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Differences between HP, 3COM and Cisco

Lately I have been working a lot with HP(2610, 2620), 3COM(4500, 5500) and Cisco switches. For a customer I migrated the 3COM cores switch to a Cisco Coreswitch. Before this job I never worked with HP or 3COM before. Although networking principles and protocols are the same for Cisco, HP and 3Com, there are some substantial differences between them.

First of all you have to understand that “trunking” in Cisco language means that you configure a port to transport several vlan’s. In HP/3COM it means bundeling two or more physical interfaces to one logical interface. Bundeling physical ports to become one logical port is called “port-channeling” in Cisco language.  The equivalent of Cisco’s trunking in HP/3COM language is “port tagging”.

When you configure a trunk port on a Cisco switch, you configure the port to allow trunking of several vlan’s. When configuring port-tagging you create a vlan and add ports to the vlan. An example:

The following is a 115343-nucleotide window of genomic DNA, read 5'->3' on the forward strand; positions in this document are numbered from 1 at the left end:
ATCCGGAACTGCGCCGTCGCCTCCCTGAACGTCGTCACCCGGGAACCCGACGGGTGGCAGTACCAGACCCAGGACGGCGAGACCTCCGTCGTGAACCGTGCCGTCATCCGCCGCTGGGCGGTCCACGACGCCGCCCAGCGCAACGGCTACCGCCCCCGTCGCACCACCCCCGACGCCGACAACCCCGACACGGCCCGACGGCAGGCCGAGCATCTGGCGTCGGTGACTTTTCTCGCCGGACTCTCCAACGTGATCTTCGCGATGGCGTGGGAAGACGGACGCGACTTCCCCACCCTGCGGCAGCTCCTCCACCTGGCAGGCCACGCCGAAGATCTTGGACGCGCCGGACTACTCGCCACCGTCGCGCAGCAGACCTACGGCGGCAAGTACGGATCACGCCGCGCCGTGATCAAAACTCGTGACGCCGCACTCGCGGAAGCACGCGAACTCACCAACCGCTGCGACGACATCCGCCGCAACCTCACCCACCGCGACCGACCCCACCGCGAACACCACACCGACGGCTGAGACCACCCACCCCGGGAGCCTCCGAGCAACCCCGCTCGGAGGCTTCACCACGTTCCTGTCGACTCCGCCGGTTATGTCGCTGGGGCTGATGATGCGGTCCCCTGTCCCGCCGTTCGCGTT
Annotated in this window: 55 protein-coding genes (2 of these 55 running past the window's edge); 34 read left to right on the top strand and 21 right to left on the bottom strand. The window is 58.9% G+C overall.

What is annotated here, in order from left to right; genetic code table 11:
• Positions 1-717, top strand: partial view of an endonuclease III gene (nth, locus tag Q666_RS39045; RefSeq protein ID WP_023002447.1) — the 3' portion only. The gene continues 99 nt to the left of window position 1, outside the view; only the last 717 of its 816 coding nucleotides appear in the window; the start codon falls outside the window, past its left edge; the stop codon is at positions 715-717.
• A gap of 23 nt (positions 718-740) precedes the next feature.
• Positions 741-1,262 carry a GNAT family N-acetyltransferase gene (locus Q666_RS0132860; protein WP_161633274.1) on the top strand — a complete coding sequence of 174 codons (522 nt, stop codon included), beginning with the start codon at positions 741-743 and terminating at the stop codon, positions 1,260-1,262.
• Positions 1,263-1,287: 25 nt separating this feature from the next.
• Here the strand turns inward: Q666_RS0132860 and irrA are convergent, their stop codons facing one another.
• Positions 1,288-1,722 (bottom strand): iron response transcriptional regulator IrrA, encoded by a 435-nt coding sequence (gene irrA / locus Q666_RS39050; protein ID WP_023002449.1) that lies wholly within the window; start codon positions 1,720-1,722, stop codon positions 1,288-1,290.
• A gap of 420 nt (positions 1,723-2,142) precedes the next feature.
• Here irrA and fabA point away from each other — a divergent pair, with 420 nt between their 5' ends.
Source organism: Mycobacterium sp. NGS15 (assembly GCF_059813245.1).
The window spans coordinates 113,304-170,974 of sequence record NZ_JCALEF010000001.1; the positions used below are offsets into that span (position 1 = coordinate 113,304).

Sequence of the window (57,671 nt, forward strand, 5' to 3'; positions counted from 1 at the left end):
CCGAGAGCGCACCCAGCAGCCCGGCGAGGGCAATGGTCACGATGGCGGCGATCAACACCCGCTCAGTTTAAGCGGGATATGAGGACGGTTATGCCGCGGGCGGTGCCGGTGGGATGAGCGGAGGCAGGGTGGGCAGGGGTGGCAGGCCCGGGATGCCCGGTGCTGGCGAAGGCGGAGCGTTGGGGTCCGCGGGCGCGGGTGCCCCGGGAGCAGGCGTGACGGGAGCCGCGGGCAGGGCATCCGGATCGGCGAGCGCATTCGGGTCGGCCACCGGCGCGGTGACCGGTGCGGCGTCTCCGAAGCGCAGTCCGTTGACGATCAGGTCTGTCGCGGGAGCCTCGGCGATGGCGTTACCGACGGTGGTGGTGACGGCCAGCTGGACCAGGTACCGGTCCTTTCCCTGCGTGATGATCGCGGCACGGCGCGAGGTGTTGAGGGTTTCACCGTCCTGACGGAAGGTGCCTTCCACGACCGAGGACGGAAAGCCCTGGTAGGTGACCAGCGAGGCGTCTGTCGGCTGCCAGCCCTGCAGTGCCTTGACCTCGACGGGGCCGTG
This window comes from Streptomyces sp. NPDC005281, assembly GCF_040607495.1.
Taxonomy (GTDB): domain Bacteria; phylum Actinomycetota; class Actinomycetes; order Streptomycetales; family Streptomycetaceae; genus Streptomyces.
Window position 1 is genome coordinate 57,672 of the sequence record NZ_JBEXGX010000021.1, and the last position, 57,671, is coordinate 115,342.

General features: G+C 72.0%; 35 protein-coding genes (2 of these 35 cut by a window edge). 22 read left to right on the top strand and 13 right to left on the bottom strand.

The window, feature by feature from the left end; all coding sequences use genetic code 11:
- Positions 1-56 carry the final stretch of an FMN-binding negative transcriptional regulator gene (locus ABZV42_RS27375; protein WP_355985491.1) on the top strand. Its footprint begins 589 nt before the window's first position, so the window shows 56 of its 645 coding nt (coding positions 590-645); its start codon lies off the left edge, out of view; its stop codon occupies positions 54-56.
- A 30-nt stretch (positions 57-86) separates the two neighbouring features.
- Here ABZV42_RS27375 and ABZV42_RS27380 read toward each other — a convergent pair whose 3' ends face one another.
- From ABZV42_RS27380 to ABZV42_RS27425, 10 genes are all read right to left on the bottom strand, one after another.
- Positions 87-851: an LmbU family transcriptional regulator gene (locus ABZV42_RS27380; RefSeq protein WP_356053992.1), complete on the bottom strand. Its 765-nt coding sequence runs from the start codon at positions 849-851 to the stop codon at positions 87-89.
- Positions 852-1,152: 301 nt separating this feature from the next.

3com trunk


Since HP bought 3COM in 2010, I was clearly dealing with a lot of old stuff. So the 3COM CLI doesn’t exist anymore on modern switches. It’s all HP now. Nevertheless it is possible you encounter 3COM switches in modern networks. Below a table with some handy show command’s for Cisco and the equivalents for HP and 3COM.


Then there is good old spanning-tree. On the internet you read a lot about horror story’s about spanning-tree between Cisco and HP/3COM. After reading about it, I configured “rapid spannig-tree ” (802.1w) on the Cisco core switchs. On the HP and 3COM switches the equivalent of 802.1w was already configured. After replacing the 3COM core switch with the Cisco model, I did not encounter any problems with spanning-tree!

One other thing that catched my attention, is that the HP 2610 and 2620 only host a maximum of 8 vlan’s and 16 static routes.

Off course there are a lot of other differences between Cisco and HP/3COM, but the ones described as above are the most obvious ones.